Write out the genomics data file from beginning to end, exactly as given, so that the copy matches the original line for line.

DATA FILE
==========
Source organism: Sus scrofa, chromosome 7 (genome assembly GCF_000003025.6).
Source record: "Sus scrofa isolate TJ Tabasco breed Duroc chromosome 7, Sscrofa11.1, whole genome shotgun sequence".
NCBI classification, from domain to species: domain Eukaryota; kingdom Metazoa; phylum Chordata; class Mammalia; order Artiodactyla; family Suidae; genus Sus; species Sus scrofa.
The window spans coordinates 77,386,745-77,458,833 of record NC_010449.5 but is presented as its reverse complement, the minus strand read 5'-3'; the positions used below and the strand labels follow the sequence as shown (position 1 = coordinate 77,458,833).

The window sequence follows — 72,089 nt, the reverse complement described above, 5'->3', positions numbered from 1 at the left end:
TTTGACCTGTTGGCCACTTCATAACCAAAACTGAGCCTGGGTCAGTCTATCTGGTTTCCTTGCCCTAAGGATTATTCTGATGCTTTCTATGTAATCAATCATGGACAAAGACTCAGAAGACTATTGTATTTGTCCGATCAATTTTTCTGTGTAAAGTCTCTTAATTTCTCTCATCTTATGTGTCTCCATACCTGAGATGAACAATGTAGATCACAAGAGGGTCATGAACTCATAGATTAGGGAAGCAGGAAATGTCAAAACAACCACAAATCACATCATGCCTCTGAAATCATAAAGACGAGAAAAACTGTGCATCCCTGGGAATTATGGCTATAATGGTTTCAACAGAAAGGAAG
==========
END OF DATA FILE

Source organism: Sus scrofa, chromosome 7 (genome assembly GCF_000003025.6).
Source record: "Sus scrofa isolate TJ Tabasco breed Duroc chromosome 7, Sscrofa11.1, whole genome shotgun sequence".
NCBI classification, from domain to species: domain Eukaryota; kingdom Metazoa; phylum Chordata; class Mammalia; order Artiodactyla; family Suidae; genus Sus; species Sus scrofa.
The window spans coordinates 77,386,745-77,458,833 of record NC_010449.5 but is presented as its reverse complement, the minus strand read 5'-3'; the positions used below and the strand labels follow the sequence as shown (position 1 = coordinate 77,458,833).

The window sequence follows — 72,089 nt, the reverse complement described above, 5'->3', positions numbered from 1 at the left end:
TTTGACCTGTTGGCCACTTCATAACCAAAACTGAGCCTGGGTCAGTCTATCTGGTTTCCTTGCCCTAAGGATTATTCTGATGCTTTCTATGTAATCAATCATGGACAAAGACTCAGAAGACTATTGTATTTGTCCGATCAATTTTTCTGTGTAAAGTCTCTTAATTTCTCTCATCTTATGTGTCTCCATACCTGAGATGAACAATGTAGATCACAAGAGGGTCATGAACTCATAGATTAGGGAAGCAGGAAATGTCAAAACAACCACAAATCACATCATGCCTCTGAAATCATAAAGACGAGAAAAACTGTGCATCCCTGGGAATTATGGCTATAATGGTTTCAACAGAAAGGAAG